Kelly: Can you talk a little bit about how your faith helped you deal with this?

Herrera: My faith got me through this. It's still getting us through it. People kept telling me that I would be angry with God for this happening. I'm not. I was more angry at the timing. Why not 20 more years for us?

Prayers have absolutely gotten us through it. I've told the story that after Mario died, we came home. People were over at our house. Everybody left. The girls and I were in on my daughter's bed, just lying there talking. Kind of an odd feeling, but I thought, 'wow, why am I so at peace?' This was his first night of being here by myself without Mario, and I come to find out that St. Teresa was having a vigil l for him that night. Unbelievably beautiful. We had so many people praying for us. I 100% believe that's why we got through the first night. So many people were praying for us, and somebody was wrapping their arms around us, just making it okay. God's carrying us through this.

(The funeral service at Pinnacle Bank Arena for Investigator Herrera became an epic event with hundreds of mourners, representing law enforcement from all over the Midwest. Hundreds more watched from home.)

Herrera: I really truly did that (agree to a public funeral) for the officers because this is hard on them too. It's horribly hard that they lost a member of the blue. So, we really truly did that for them. Because I wanted them to experience everything too. But as for our family, we were very numb.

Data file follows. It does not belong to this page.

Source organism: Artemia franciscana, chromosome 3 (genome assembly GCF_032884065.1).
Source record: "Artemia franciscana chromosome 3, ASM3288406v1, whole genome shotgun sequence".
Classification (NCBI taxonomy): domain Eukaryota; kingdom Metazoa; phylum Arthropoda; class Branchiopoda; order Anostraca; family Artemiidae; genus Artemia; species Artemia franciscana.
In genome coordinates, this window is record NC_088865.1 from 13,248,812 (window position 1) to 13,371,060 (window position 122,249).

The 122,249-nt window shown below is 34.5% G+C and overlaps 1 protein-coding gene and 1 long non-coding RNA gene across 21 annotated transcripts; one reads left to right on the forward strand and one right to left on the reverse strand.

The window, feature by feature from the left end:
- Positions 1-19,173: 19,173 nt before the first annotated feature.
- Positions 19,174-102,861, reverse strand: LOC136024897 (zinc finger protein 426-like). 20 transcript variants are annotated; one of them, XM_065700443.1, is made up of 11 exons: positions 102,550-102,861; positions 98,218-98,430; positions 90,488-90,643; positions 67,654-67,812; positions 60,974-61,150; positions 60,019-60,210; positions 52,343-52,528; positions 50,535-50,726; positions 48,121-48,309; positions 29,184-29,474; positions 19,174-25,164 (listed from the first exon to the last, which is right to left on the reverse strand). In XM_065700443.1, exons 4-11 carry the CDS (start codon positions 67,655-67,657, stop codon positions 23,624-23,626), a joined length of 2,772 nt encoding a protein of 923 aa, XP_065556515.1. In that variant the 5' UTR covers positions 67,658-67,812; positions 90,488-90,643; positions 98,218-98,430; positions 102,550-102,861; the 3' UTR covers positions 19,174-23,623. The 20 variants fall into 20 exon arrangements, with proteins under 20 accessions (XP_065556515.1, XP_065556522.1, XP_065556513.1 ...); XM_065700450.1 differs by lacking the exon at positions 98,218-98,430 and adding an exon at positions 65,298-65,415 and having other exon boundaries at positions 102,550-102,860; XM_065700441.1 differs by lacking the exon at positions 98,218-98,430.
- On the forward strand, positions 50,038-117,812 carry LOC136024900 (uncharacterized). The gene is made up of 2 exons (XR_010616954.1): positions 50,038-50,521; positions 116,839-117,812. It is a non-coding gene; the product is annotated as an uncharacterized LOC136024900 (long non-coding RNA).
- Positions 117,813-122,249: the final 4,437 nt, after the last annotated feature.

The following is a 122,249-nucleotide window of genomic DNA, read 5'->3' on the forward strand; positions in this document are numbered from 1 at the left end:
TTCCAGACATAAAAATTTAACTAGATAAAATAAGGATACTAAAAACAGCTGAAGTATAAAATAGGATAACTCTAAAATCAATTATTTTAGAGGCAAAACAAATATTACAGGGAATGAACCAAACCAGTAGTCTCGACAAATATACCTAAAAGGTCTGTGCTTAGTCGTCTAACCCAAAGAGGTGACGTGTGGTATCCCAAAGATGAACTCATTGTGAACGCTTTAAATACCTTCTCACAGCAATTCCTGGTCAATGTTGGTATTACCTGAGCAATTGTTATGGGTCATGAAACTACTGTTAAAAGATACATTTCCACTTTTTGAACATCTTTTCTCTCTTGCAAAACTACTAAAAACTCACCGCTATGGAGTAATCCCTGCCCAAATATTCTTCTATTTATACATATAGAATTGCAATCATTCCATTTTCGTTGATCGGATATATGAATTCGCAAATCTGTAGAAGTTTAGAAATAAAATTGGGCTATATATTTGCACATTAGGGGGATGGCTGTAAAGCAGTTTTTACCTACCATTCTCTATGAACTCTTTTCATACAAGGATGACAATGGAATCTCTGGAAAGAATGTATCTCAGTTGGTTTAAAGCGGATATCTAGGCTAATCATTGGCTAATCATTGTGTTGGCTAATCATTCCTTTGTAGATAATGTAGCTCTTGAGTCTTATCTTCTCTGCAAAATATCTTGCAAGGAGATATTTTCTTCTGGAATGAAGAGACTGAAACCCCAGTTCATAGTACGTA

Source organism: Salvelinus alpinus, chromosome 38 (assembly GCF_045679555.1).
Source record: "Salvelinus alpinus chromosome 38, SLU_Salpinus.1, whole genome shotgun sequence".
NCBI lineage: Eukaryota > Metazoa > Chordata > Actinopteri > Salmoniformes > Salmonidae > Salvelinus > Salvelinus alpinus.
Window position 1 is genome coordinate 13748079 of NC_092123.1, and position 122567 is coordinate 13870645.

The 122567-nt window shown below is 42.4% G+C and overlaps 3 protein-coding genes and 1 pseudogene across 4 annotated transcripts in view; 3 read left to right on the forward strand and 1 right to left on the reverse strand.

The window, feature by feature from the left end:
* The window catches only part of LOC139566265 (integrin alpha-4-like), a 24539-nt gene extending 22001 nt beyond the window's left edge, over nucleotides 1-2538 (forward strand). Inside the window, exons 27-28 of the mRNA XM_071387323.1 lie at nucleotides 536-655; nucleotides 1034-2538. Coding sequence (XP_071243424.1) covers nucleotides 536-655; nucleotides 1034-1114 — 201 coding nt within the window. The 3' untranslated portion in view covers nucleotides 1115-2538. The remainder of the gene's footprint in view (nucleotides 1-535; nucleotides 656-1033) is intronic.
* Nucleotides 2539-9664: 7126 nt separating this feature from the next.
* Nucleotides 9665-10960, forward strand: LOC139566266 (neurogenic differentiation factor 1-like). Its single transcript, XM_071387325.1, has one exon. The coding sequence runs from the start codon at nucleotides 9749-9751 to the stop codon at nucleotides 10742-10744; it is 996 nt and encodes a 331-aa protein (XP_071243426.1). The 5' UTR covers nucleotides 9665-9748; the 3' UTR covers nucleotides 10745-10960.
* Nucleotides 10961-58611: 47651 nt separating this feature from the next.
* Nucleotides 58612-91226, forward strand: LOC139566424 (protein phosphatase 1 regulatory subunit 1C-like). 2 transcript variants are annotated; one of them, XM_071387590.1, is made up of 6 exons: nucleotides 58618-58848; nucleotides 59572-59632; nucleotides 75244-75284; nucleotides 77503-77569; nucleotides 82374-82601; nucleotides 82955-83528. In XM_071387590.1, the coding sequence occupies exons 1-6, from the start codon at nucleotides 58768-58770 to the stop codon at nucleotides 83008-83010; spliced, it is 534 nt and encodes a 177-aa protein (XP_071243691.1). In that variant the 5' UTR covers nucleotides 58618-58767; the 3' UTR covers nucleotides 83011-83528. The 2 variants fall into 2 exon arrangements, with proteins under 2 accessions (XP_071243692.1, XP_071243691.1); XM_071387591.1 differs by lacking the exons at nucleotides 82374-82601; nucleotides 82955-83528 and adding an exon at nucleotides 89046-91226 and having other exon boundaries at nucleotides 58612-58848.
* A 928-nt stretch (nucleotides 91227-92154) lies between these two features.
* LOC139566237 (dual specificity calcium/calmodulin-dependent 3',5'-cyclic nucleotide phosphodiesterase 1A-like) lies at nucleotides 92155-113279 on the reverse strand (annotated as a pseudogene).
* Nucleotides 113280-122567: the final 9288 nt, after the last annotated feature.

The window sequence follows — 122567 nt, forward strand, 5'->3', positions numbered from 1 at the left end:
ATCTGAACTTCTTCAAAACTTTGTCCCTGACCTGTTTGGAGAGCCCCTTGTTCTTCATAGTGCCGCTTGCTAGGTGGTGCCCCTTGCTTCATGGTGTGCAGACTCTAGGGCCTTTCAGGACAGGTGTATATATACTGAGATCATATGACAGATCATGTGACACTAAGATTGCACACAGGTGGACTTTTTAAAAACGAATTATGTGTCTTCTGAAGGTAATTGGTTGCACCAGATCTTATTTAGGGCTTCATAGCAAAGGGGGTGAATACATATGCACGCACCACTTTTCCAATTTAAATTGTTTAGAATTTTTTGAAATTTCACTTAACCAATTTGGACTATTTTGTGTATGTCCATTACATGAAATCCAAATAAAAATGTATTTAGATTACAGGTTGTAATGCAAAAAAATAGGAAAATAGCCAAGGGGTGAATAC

We truly got to say our goodbyes with just him. Just us. So, in that aspect, when going back to helping somebody, I would say if you have to do what we did and have a large service, which you should, have your own time with that like we did beforehand. Absolutely.

Herrera: Oh, he did.

Kelly: You saw that?

Herrera: Oh, gosh. Yes. I'm 100% sure he did it for us. He did die. His heart stopped right before we were even at Bryan (Hospital's emergency room). And he came back. Then he gave us those ten days for us, for the kids and I, to see him, to be with him, to hold him, to kiss him. I said I probably kissed him on the forehead more than I've ever kissed him on my in a month easily just because that's what you do. I wanted to be close to him, and so he did that for us. I, without a doubt, think he did that for us.

Kelly: It was a gift.

Herrera: It absolutely was a gift, and we will always cherish that; always cherish that.

Kelly: What do you want people in Lincoln, Nebraska, to remember about Mario Herrera?

Herrera: I want them to remember to lead by example. That family is 100% important. Faith is 100% important. And just simply being compassionate with people and loving everybody for their differences. Mario had a rule in our house with people with family. You don't talk politics, and you don't talk religion in the house. He was one that you could agree to disagree with him, and he would be perfectly okay with it. And that's what you have to do. And I think if anything, right now, just agree to disagree and take that from Mario.

To say that I lost an amazing husband, an amazing dad, is an understatement. My famous words, I'm going to say it right now. "Just wrap your arms around me, Mario, get me through this." And I've said that from day one. I've been saying that every day. I think, "just wrap your arms around me and get me through this."

Kelly: Thank you.

Herrera: You're very welcome.


Editor's Note: Segments of the interview were edited and the sequence of questions altered for brevity and clarity.